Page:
How far is there a ‘feminine’ style of managerial and professional work? Have employers taken account of the different timetable governing the life of a woman as compared to that of a man, and the implications of this if women are to have the training, promotion and job security needed to reach the top? This book, first published in 1971, considers women as company directors; examines the position of women managers in two large firms; analyses how they fare in senior posts in the BBC and in the Civil Service. The four studies together contain a mass of information on women’s education and the reasons why they reach the top – or fail to get there.
Table of Contents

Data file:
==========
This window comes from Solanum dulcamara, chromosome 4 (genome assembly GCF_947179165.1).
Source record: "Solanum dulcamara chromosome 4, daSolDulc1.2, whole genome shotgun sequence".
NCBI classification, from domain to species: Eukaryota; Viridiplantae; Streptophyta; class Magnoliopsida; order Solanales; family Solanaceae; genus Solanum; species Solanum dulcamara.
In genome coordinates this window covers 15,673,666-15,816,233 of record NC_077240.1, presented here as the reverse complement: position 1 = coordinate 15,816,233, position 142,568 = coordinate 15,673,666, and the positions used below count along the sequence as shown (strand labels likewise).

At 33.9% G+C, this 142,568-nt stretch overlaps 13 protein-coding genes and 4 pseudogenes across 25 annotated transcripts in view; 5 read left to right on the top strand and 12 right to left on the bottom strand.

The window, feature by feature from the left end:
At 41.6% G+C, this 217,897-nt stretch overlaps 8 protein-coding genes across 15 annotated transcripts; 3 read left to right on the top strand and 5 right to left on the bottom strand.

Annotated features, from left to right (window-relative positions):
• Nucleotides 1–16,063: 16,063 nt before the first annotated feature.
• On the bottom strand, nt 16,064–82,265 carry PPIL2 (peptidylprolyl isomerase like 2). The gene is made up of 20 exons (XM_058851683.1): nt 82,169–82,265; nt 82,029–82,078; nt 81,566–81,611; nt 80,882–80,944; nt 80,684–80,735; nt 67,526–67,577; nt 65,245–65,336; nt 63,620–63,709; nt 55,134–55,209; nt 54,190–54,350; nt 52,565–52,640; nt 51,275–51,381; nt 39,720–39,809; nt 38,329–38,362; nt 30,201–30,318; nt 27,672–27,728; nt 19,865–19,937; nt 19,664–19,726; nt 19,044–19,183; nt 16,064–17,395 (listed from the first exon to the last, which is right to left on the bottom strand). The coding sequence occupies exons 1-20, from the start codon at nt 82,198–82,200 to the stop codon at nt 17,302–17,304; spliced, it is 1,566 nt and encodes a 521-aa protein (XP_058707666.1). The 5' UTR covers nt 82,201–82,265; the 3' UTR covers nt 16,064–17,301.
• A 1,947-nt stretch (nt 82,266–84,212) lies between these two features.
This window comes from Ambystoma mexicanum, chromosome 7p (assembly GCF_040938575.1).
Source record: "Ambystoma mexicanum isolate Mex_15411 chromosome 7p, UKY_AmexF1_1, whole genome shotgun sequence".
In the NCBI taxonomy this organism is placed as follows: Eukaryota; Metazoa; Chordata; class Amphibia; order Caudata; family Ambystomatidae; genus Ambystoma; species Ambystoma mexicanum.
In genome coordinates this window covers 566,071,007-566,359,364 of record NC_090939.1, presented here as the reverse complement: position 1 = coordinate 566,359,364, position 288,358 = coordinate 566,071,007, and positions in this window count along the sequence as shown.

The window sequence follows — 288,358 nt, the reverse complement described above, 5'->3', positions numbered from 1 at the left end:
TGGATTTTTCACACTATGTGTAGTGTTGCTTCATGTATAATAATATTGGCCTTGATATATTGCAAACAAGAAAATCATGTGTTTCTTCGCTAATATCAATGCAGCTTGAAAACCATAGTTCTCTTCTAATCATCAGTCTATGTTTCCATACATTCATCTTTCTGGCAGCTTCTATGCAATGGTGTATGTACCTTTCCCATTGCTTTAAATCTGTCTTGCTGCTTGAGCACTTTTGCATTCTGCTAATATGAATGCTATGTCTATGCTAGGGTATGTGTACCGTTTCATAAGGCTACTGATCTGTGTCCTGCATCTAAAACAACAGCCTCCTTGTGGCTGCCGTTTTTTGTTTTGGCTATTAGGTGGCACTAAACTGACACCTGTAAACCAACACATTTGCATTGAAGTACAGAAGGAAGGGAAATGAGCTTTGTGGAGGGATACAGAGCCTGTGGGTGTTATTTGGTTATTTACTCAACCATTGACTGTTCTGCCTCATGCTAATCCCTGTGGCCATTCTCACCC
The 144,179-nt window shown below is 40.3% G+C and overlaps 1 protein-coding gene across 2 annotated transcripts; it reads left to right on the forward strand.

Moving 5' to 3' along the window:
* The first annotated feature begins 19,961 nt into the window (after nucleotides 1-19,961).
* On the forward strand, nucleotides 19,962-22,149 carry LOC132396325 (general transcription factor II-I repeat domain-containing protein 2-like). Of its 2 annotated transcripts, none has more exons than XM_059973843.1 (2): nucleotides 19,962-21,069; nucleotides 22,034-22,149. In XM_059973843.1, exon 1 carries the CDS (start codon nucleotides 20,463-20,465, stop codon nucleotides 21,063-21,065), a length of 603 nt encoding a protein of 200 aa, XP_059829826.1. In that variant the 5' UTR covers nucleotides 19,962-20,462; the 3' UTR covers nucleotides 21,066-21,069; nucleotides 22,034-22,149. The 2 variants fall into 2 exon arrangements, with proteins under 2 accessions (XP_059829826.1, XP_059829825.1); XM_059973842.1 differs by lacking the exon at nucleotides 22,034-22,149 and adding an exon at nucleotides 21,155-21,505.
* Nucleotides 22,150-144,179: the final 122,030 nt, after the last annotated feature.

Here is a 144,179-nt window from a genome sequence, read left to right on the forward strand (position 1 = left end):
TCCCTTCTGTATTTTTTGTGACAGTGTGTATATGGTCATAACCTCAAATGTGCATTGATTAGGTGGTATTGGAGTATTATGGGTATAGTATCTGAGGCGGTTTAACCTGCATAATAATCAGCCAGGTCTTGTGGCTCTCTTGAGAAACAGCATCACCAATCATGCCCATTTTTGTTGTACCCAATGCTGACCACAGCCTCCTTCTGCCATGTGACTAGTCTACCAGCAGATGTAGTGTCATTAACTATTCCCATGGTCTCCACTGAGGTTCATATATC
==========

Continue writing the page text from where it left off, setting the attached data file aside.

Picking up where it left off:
Part 1. Women in Two Large Companies 1.1. Report on Companies A and B 1.2. Women in Senior Posts 1.3. Conclusions Part 2. The Woman Director 2.1. The Woman Director at Large 2.2. Some Interesting Cases 2.3. Concluding Evidence Part 3. Women in the BBC 3.1. Structure and Organization of the BBC 3.2. Women and Employment in the BBC 3.3. Entry Gates, Training, Career Development and Graduate Recruitment Policy 3.4. Women in the Promotion Race 3.5. Reasons for Women Finding it Difficult to Move into More Senior Posts 3.6. Women in Authority 3.7. Marriage, Children and Work 3.8. Conclusions Part 4. Women in the Administrative Class of the Civil Service 4.1. The Historical Picture 4.2. The World of Work 4.3. The Career Success of Men and Women 4.4. The Impact of Marriage on Women’s Careers 4.5. Conclusion